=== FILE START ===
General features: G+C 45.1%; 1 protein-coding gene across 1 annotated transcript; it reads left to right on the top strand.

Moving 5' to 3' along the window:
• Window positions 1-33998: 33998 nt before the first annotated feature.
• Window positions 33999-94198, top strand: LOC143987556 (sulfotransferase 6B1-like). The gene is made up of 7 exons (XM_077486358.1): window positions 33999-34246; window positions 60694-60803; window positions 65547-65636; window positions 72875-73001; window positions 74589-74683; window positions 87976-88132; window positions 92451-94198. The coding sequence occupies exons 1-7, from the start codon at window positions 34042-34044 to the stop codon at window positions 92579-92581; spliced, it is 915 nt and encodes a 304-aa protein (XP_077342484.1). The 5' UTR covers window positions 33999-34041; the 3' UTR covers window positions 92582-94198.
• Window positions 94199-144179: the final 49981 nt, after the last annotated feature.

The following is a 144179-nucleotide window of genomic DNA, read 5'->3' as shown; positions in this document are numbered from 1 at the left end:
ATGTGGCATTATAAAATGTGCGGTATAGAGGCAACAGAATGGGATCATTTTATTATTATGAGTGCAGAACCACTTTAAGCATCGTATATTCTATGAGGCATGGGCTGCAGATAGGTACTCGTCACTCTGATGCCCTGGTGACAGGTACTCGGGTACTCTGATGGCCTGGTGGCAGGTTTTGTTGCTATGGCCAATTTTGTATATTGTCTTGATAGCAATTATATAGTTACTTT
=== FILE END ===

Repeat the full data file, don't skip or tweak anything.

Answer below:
General features: G+C 45.1%; 1 protein-coding gene across 1 annotated transcript; it reads left to right on the top strand.

Moving 5' to 3' along the window:
• Window positions 1-33998: 33998 nt before the first annotated feature.
• Window positions 33999-94198, top strand: LOC143987556 (sulfotransferase 6B1-like). The gene is made up of 7 exons (XM_077486358.1): window positions 33999-34246; window positions 60694-60803; window positions 65547-65636; window positions 72875-73001; window positions 74589-74683; window positions 87976-88132; window positions 92451-94198. The coding sequence occupies exons 1-7, from the start codon at window positions 34042-34044 to the stop codon at window positions 92579-92581; spliced, it is 915 nt and encodes a 304-aa protein (XP_077342484.1). The 5' UTR covers window positions 33999-34041; the 3' UTR covers window positions 92582-94198.
• Window positions 94199-144179: the final 49981 nt, after the last annotated feature.

The following is a 144179-nucleotide window of genomic DNA, read 5'->3' as shown; positions in this document are numbered from 1 at the left end:
ATGTGGCATTATAAAATGTGCGGTATAGAGGCAACAGAATGGGATCATTTTATTATTATGAGTGCAGAACCACTTTAAGCATCGTATATTCTATGAGGCATGGGCTGCAGATAGGTACTCGTCACTCTGATGCCCTGGTGACAGGTACTCGGGTACTCTGATGGCCTGGTGGCAGGTTTTGTTGCTATGGCCAATTTTGTATATTGTCTTGATAGCAATTATATAGTTACTTT